example.SetPassword(password);
        Assert.IsTrue(example.ValidatePassword(password));
        Assert.IsFalse(example.ValidatePassword("mySuperStrongPassword!"));
        Debug.WriteLine("Password is: {0}", password as object);
        Debug.WriteLine("Salt is: {0}", example.PasswordSalt as object);
        Debug.WriteLine("Hashed password is: {0}", example.PasswordHash as object);
    }
}
Figure 2: An equally simple test method that utilizes the class in Figure 1


Debug Trace:
Password is: mySuperStr0ngP@ssword!
Salt is: FWoyWJxrK6cqS9lL5EFzPp5EMKoGFteP
Hashed password is: 95dae249a69c67654868a59077fae296a532aef39332c919975de5b1e69a60a6
Figure 3: The output of the test in Figure 2

As you can see, the usage is very simple and the only thing you need to consider is the encoding should you choose to use one of the overloads where a string or an array of strings needs hashing. Since all strings in .NET "per se" is UTF-16 encoded, this is also the default here; but only for the string overloads.

I hope you liked this little sneak preview into the HashUtility class. Happy coding.

WebConfigurationUtility - one of the newborns

There are still areas in the .NET Framework where I ask myself why? Why was this obvious method not part of the otherwise comprehensive collection of methods?



What I am talking about here is of course a way to get custom HTTP handlers. For reasons unknown to me, you cannot get a collection of HTTP handlers as you can with HTTP modules on the HttpApplication Class. What you can try instead is to open a web.config file using the WebConfigurationManager Class, but surprisingly this does not provide access to custom HTTP handlers from IIS7+, as this StackOverflow article also confirms.


So what can you do?


Well (for me at least) the most obvious solution was to bypass the ConfigurationManager while supporting elements from it, and simply provide ways to open a Web-application configuration file and afterwards provide ways to get specific areas of this file. I know - one could just parse the XML and find the area of interest them self, but I want to lend a helping hand in these matters so the code is kept as clean without the clutter of XPath expressions.


So, with the above in mind, I decided to create a static class named WebConfigurationUtility shown in Figure 1, where I added the methods i needed up front for my latest development additions while looking for ways to re-factor some of my older code to use these new methods; all while keeping the compatibility to IIS6 and newer.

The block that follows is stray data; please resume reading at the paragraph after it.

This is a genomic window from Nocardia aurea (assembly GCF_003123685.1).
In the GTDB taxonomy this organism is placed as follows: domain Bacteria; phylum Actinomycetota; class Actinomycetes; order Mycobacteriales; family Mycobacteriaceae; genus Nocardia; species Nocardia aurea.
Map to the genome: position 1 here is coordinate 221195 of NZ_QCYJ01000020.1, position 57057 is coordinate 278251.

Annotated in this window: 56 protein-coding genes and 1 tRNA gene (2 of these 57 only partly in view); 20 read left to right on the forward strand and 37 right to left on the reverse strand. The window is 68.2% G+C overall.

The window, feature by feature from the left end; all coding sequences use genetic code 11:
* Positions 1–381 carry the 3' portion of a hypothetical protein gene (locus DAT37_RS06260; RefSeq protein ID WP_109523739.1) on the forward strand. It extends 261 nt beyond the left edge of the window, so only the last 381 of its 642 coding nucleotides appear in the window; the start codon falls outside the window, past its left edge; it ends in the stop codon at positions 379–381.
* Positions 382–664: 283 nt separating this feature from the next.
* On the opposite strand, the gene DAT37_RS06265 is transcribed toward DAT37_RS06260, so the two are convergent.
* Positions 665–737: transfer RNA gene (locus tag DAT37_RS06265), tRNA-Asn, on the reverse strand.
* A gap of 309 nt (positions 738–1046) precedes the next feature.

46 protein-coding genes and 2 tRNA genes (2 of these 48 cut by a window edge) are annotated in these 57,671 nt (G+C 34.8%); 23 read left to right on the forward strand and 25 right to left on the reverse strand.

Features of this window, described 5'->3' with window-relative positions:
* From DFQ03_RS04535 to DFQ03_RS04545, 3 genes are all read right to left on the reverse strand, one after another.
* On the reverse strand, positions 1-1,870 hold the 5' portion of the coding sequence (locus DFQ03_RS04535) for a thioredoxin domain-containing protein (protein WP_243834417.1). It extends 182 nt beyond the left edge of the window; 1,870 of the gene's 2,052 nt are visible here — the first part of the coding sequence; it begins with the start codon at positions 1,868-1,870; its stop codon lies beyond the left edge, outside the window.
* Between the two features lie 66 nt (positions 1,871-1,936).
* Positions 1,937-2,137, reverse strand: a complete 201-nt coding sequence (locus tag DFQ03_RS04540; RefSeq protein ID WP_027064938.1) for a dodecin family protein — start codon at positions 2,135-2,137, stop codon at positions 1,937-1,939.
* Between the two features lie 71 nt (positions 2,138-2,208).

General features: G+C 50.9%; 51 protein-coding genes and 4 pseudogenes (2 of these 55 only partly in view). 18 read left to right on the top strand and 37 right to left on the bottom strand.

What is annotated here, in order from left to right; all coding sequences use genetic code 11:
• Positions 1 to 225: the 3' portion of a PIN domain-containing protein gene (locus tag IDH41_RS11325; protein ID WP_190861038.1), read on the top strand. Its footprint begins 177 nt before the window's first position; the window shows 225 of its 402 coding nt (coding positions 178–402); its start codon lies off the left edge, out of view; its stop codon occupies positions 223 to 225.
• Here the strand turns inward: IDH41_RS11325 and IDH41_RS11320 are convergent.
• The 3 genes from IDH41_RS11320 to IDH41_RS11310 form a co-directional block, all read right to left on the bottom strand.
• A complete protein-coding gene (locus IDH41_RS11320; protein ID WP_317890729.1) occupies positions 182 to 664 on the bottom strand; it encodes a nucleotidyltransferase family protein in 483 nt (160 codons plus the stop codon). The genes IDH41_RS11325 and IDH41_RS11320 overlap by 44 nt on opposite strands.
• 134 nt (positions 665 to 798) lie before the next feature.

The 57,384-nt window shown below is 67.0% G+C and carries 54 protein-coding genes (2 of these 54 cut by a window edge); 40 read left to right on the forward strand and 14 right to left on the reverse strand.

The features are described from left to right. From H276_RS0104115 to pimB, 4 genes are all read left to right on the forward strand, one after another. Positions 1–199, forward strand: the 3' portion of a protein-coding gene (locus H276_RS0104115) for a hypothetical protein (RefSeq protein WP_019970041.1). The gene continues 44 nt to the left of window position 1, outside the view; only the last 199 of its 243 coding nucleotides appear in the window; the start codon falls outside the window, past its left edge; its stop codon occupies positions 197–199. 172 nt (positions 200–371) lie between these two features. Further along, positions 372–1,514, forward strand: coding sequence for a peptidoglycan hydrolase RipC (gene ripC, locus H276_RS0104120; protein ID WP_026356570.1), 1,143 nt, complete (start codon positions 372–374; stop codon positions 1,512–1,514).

Figure 1: WebConfigurationUtility members








To provide an example, you can see in Figure 2 that we are opening a Web-application configuration file from the root of an ASP.NET application. From here we call the GetHandlers method which in return gives us an IEnumerable of the HttpHandlerAction Class which we can then iterate and work with as we are used to.

IXPathNavigable webConfig = WebConfigurationUtility.OpenWebConfiguration("/");
IEnumerable<HttpHandlerAction> handlers = WebConfigurationUtility.GetHandlers(webConfig);
foreach (Type endpointType in EndpointRoutes.Keys)
{
    foreach (HttpHandlerAction handler in handlers)
    {
        if (endpointType == CallingAssembly.GetType(handler.Type))
        {
            EndpointHandlers.Add(endpointType, handler);
        }
    }
}
Figure 2: Code snippet from a future Endpoint addition of the Cuemon.ServiceModel assembly

Well, that is all I have for now in regards to the WebConfigurationUtility. I hope this gave a little insight in finding ways to support and - to some extend - improve existing functionality.
Tuesday, April 23, 2013
Posted by Michael Mortensen

A warm welcome to my first blog

Let me start by introducing myself. My name is Michael, I am 35 years of age and currently sole contributor to the Cuemon .NET Framework Additions project, which was first released in 2008.

The main reason for the project back in the days was to:

  • Have a simple, logical and every-day usage additions to the Microsoft .NET Framework that help solves trivial matters
  • Support XML and XSLT in traditional web pages
  • Having a way of defining business entities
  • Having an abstract repository for storage of data for business entities
  • Ease the usage of XML related operations
  • Follow the highly acclaimed book "Framework Design Guidelines: Conventions, Idioms, and Patterns for Reusable .NET Libraries" by Krzysztof Cwalina and Brad Abrams
Today this assembly library has grown every so large and continuous to add new ways to extend the .NET Framework from version 2.0 with SP1 and forward; and I will strive to keep it targeted this platform as many projects still rely on this framework version - with a good reason; the CLR is robust, flexible and versatile - and up to this date - even with .NET Framework 4.5, the CLR in 2.0 and 4.0 is very similar to one another.

The Microsoft architects and engineers really did an excellent job with the .NET Framework and i sincerely hope it will inspire others as it did me.



That being said, let me go to the purpose of this blog; it is created to support the Cuemon project with motives and background for implementing an idea, the route to an idea, explanation of how and why i choose to do things the way i do, walk through of the assembly family members and hopefully input from visitors to this blog with feedback as well as new ideas.


Posted by Michael Mortensen